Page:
PREACHING TO GLORIFY GOD

Samuel A CainDo your best to present yourself to God as one approved, a worker who has no need to be ashamed, rightly handling the word of truth. (2 Timothy 2:15 ESV)

Not many of you should become teachers, my brothers, for you know that we who teach will be judged with greater strictness. (James 3:1 ESV)

I charge you in the presence of God and of Christ Jesus, who is to judge the living and the dead, and by his appearing and his kingdom: preach the word; be ready in season and out of season; reprove, rebuke, and exhort, with complete patience and teaching. (2 Timothy 4:1-2 ESV)

The very best kind of preaching is saying exactly what God says. It is preaching with the sound of God’s own voice. Preaching to glorify God means preaching with the very words of God. Preaching that glorifies God is preaching that is heard like the very voice of God Himself.

A preacher must be careful not to modify the gospel by the means he uses to preach it. Preaching that relies on psychology and motivational strategies may reveal a lack of trust in the Holy Spirit to bring God’s message to life in the hearts of His people. Biblical preaching is all about God, not us.

Dr. Martyn Lloyd-Jones writes: Continue reading

WHAT ARE YOU DOING?

Bishop J. C. RyleBishop J. C. Ryle:

“Do nothing that you would not like God to see. Say nothing you would not like God to hear. Write nothing you would not like God to read. Go no place where you would not like God to find you. Read no book of which you would not like God to say, “Show it to Me.”

Never spend your time in such a way that you would not like to have God say, “What are you doing?”

TRUTH MATTERS!

Samuel A CainJesus said to him, “I am the way, and the truth, and the life.” (John 14:6 ESV)

When the Spirit of truth comes, he will guide you into all the truth … (John 16:13 ESV)

The sum of your word is truth … (Psalm 119:160 ESV)

Lead me in your truth and teach me … (Psalm 25:5 ESV)

And you will know the truth, and the truth will set you free. (John 8:32 ESV)

If you have ever taken a “True/False” test in school, you understand that your grade was based on your knowledge of which statements (etc.) were true and which statements were false. In life, we often have to make decisions based on our understanding of what is true and what is not. Knowing truth is important to us, because truth corresponds exactly with reality.

In the world today, many do not believe in absolute truth. They believe in a kind of personal and circumstantial relativism that rejects the idea of absolute truth. Although their opinion is illogical, many who call themselves Christians also believe that truth is a matter of personal opinion. Bishop J. C. Ryle writes:  Continue reading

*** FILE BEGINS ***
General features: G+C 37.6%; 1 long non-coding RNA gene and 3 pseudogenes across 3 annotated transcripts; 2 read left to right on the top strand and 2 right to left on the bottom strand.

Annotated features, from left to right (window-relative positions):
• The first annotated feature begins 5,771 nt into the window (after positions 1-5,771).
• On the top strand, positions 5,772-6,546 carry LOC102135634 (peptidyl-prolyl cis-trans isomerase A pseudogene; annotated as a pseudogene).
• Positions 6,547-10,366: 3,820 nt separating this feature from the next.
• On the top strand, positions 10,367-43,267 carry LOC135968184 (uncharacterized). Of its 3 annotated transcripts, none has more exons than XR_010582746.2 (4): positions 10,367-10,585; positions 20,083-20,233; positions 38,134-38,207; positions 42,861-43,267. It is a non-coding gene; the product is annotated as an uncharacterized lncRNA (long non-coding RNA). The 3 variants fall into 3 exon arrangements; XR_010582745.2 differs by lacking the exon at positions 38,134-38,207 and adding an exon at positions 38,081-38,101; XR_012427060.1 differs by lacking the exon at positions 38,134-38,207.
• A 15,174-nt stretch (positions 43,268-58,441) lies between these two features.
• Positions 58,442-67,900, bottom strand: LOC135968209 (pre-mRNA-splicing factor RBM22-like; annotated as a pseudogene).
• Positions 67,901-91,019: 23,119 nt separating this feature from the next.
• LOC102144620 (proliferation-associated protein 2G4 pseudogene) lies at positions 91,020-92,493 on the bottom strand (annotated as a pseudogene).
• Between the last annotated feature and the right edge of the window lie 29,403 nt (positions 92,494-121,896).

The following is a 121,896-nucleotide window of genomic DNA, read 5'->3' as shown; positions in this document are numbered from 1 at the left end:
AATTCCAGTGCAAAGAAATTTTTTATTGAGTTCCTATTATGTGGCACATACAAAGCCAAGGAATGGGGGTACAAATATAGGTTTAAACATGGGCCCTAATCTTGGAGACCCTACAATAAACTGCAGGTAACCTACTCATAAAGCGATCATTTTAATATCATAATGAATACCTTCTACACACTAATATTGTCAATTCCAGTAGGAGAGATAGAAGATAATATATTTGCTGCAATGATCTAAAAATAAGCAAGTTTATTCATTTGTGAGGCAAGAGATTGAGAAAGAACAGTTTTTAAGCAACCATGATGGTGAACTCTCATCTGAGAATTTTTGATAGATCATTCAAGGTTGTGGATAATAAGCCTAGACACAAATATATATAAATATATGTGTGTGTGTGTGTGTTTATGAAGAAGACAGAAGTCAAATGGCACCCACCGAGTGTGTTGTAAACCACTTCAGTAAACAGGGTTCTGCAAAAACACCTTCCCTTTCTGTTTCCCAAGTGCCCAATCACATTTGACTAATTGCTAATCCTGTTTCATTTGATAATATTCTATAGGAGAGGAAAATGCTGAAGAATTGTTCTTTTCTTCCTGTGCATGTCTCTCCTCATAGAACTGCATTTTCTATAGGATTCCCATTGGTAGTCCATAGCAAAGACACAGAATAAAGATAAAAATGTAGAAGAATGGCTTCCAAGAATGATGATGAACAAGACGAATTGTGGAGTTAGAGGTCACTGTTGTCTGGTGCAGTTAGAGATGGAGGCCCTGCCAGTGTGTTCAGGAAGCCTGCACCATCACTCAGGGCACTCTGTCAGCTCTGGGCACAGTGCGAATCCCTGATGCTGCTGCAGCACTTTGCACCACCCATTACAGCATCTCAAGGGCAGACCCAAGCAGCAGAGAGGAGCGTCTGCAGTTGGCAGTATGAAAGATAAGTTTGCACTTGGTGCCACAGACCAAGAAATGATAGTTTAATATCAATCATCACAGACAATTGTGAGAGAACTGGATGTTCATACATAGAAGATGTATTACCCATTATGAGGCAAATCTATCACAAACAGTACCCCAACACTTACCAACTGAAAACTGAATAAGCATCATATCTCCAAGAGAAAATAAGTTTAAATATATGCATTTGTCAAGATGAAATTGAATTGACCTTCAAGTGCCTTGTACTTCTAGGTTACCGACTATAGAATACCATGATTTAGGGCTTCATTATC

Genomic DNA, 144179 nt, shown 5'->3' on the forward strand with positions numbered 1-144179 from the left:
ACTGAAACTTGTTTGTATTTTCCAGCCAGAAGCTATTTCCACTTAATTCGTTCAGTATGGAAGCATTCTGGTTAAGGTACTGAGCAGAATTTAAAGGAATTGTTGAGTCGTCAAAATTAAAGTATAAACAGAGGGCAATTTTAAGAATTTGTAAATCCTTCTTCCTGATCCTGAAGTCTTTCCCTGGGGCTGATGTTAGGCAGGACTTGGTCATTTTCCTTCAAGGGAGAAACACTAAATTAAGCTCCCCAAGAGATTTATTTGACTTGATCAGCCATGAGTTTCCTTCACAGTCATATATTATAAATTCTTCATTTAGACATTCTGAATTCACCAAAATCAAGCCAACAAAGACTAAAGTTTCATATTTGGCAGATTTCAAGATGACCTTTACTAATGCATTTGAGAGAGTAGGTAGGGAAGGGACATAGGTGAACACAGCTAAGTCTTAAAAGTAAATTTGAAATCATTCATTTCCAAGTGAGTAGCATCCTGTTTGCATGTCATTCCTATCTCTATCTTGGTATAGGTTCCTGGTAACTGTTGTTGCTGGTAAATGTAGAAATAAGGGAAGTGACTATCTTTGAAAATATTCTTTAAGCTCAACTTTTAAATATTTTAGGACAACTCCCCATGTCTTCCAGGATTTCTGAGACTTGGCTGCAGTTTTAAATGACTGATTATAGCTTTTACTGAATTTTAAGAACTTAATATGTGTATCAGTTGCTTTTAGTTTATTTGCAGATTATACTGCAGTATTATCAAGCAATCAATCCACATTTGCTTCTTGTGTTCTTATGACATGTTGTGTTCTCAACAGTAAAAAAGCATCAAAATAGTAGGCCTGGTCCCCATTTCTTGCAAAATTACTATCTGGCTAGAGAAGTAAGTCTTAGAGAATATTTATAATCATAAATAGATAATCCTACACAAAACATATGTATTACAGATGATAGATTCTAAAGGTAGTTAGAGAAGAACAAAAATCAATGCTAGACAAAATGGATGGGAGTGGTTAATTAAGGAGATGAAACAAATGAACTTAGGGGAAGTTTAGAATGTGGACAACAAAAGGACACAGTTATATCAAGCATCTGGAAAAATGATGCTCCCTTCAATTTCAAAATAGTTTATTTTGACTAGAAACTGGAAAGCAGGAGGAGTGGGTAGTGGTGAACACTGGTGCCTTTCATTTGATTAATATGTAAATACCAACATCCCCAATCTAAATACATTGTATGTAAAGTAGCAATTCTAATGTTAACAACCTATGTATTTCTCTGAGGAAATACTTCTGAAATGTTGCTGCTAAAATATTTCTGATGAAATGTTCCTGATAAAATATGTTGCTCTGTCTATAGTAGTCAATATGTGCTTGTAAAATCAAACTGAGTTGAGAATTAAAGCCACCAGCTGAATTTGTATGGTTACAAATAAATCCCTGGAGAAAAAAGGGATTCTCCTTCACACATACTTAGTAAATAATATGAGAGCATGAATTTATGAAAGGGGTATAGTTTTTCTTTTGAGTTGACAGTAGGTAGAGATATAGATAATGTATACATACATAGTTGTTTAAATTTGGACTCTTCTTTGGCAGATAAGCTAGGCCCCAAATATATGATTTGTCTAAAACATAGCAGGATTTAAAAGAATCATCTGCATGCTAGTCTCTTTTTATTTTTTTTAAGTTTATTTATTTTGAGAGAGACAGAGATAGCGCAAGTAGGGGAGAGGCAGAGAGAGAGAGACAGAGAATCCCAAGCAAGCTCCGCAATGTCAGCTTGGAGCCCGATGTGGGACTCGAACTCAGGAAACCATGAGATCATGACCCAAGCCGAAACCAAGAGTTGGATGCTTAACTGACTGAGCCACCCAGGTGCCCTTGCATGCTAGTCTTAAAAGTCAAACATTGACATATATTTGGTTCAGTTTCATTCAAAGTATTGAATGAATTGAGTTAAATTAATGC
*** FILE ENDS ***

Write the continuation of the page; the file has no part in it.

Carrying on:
SHALL WE KNOW ONE ANOTHER IN HEAVEN?

Thomas WatsonThomas Watson:

Some have asked whether we shall know one another in heaven. Surely, our knowledge will not be diminished, but increased. The judgment of Luther and Anselm, and many other divines is, that we shall know one another; yea, the saints of all ages, whose faces we never saw; and, when we shall see the saints in glory without their infirmities of pride end passion, it will be a glorious sight.

 

 

GRACE

thomasgoodwinThomas Goodwin:

“Grace” is more than mercy and love, it super-adds to them. It denotes, not simply love, but the love of a sovereign, transcendently superior, one that may do what he will, that may wholly choose whether he will love or no. There may be love between equals, and an inferior may love a superior; but love in a superior, and so superior as he may do what he will, in such a one love is called grace: and therefore grace is attributed to princes; they are said to be gracious to their subjects, whereas subjects cannot be gracious to princes. Now God, who is an infinite Sovereign, who might have chosen whether ever He would love us or no, for Him to love us, this is grace.

 

 

THE CHRISTIAN IN PUBLIC

Charles H. SpurgeonCharles Spurgeon:

My brethren, let me say, be like Christ at all times. Imitate him in “public.” Most of us live in some sort of public capacity—many of us are called to work before our fellow-men every day. We are watched; our words are caught; our lives are examined—taken to pieces. The eagle-eyed, argus-eyed world observes everything we do, and sharp critics are upon us. Let us live the life of Christ in public. Let us take care that we exhibit our Master, and not ourselves—so that we can say, “It is no longer I that live, but Christ that lives in me.”

 

 

CONTENTMENT

Arthur W. PinkArthur W. Pink:

Instead of complaining at his lot, a contented man is thankful that his condition and circumstances are no worse than they are. Instead of greedily desiring something more than the supply of his present need, he rejoices that God still cares for him. Such a one is “content” with such as he has (Heb. 13:5).

 

 

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